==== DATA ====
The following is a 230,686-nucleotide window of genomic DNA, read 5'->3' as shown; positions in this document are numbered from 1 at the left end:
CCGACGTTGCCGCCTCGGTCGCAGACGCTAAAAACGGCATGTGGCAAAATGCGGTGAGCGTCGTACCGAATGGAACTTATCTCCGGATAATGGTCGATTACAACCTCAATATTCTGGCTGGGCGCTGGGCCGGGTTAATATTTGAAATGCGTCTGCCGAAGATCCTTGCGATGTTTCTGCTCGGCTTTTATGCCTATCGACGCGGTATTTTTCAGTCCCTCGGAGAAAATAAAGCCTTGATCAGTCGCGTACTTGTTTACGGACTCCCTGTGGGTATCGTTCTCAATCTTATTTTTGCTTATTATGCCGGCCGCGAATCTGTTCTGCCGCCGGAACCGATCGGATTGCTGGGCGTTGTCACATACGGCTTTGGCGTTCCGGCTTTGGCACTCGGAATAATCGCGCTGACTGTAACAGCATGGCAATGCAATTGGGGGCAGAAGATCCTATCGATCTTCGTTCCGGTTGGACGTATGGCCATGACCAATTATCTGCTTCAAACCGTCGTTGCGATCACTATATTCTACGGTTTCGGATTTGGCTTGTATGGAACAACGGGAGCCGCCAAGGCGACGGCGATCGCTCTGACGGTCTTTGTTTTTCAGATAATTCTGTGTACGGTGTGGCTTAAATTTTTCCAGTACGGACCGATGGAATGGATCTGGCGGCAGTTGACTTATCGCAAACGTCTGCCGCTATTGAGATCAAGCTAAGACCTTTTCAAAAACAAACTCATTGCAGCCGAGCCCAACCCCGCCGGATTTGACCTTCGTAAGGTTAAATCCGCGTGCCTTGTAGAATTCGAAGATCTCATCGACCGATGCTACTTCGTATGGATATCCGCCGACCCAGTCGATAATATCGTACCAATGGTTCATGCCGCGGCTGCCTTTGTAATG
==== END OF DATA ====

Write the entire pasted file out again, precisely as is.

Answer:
The following is a 230,686-nucleotide window of genomic DNA, read 5'->3' as shown; positions in this document are numbered from 1 at the left end:
CCGACGTTGCCGCCTCGGTCGCAGACGCTAAAAACGGCATGTGGCAAAATGCGGTGAGCGTCGTACCGAATGGAACTTATCTCCGGATAATGGTCGATTACAACCTCAATATTCTGGCTGGGCGCTGGGCCGGGTTAATATTTGAAATGCGTCTGCCGAAGATCCTTGCGATGTTTCTGCTCGGCTTTTATGCCTATCGACGCGGTATTTTTCAGTCCCTCGGAGAAAATAAAGCCTTGATCAGTCGCGTACTTGTTTACGGACTCCCTGTGGGTATCGTTCTCAATCTTATTTTTGCTTATTATGCCGGCCGCGAATCTGTTCTGCCGCCGGAACCGATCGGATTGCTGGGCGTTGTCACATACGGCTTTGGCGTTCCGGCTTTGGCACTCGGAATAATCGCGCTGACTGTAACAGCATGGCAATGCAATTGGGGGCAGAAGATCCTATCGATCTTCGTTCCGGTTGGACGTATGGCCATGACCAATTATCTGCTTCAAACCGTCGTTGCGATCACTATATTCTACGGTTTCGGATTTGGCTTGTATGGAACAACGGGAGCCGCCAAGGCGACGGCGATCGCTCTGACGGTCTTTGTTTTTCAGATAATTCTGTGTACGGTGTGGCTTAAATTTTTCCAGTACGGACCGATGGAATGGATCTGGCGGCAGTTGACTTATCGCAAACGTCTGCCGCTATTGAGATCAAGCTAAGACCTTTTCAAAAACAAACTCATTGCAGCCGAGCCCAACCCCGCCGGATTTGACCTTCGTAAGGTTAAATCCGCGTGCCTTGTAGAATTCGAAGATCTCATCGACCGATGCTACTTCGTATGGATATCCGCCGACCCAGTCGATAATATCGTACCAATGGTTCATGCCGCGGCTGCCTTTGTAATG